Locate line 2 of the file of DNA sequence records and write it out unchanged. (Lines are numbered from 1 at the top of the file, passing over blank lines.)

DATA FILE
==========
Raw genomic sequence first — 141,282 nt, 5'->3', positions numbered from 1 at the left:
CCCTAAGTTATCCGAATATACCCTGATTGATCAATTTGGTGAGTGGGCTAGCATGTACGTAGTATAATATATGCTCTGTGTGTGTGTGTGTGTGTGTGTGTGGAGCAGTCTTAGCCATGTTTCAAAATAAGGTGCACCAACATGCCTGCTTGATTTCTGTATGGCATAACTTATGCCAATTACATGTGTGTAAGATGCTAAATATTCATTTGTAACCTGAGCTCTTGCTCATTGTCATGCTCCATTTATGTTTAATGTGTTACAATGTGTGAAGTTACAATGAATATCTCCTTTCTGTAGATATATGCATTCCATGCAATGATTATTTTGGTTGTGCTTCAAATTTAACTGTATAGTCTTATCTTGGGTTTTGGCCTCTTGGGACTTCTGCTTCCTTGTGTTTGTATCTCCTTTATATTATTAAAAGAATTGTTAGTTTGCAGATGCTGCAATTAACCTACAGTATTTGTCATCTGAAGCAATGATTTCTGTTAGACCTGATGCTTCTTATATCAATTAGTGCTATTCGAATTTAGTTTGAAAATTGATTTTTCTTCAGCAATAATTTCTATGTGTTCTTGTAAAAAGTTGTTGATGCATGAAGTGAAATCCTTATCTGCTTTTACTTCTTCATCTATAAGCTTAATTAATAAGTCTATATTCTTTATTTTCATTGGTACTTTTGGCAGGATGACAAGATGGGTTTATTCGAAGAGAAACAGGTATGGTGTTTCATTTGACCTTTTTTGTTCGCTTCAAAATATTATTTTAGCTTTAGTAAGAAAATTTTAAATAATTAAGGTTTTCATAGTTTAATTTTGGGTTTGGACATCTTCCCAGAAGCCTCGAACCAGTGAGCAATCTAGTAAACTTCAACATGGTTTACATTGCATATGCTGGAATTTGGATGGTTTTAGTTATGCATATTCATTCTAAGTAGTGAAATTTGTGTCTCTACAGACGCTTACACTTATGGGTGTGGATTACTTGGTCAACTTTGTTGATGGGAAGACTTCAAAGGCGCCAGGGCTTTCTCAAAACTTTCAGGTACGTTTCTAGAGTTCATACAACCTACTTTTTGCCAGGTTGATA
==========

CCCTAAGTTATCCGAATATACCCTGATTGATCAATTTGGTGAGTGGGCTAGCATGTACGTAGTATAATATATGCTCTGTGTGTGTGTGTGTGTGTGTGTGTGGAGCAGTCTTAGCCATGTTTCAAAATAAGGTGCACCAACATGCCTGCTTGATTTCTGTATGGCATAACTTATGCCAATTACATGTGTGTAAGATGCTAAATATTCATTTGTAACCTGAGCTCTTGCTCATTGTCATGCTCCATTTATGTTTAATGTGTTACAATGTGTGAAGTTACAATGAATATCTCCTTTCTGTAGATATATGCATTCCATGCAATGATTATTTTGGTTGTGCTTCAAATTTAACTGTATAGTCTTATCTTGGGTTTTGGCCTCTTGGGACTTCTGCTTCCTTGTGTTTGTATCTCCTTTATATTATTAAAAGAATTGTTAGTTTGCAGATGCTGCAATTAACCTACAGTATTTGTCATCTGAAGCAATGATTTCTGTTAGACCTGATGCTTCTTATATCAATTAGTGCTATTCGAATTTAGTTTGAAAATTGATTTTTCTTCAGCAATAATTTCTATGTGTTCTTGTAAAAAGTTGTTGATGCATGAAGTGAAATCCTTATCTGCTTTTACTTCTTCATCTATAAGCTTAATTAATAAGTCTATATTCTTTATTTTCATTGGTACTTTTGGCAGGATGACAAGATGGGTTTATTCGAAGAGAAACAGGTATGGTGTTTCATTTGACCTTTTTTGTTCGCTTCAAAATATTATTTTAGCTTTAGTAAGAAAATTTTAAATAATTAAGGTTTTCATAGTTTAATTTTGGGTTTGGACATCTTCCCAGAAGCCTCGAACCAGTGAGCAATCTAGTAAACTTCAACATGGTTTACATTGCATATGCTGGAATTTGGATGGTTTTAGTTATGCATATTCATTCTAAGTAGTGAAATTTGTGTCTCTACAGACGCTTACACTTATGGGTGTGGATTACTTGGTCAACTTTGTTGATGGGAAGACTTCAAAGGCGCCAGGGCTTTCTCAAAACTTTCAGGTACGTTTCTAGAGTTCATACAACCTACTTTTTGCCAGGTTGATA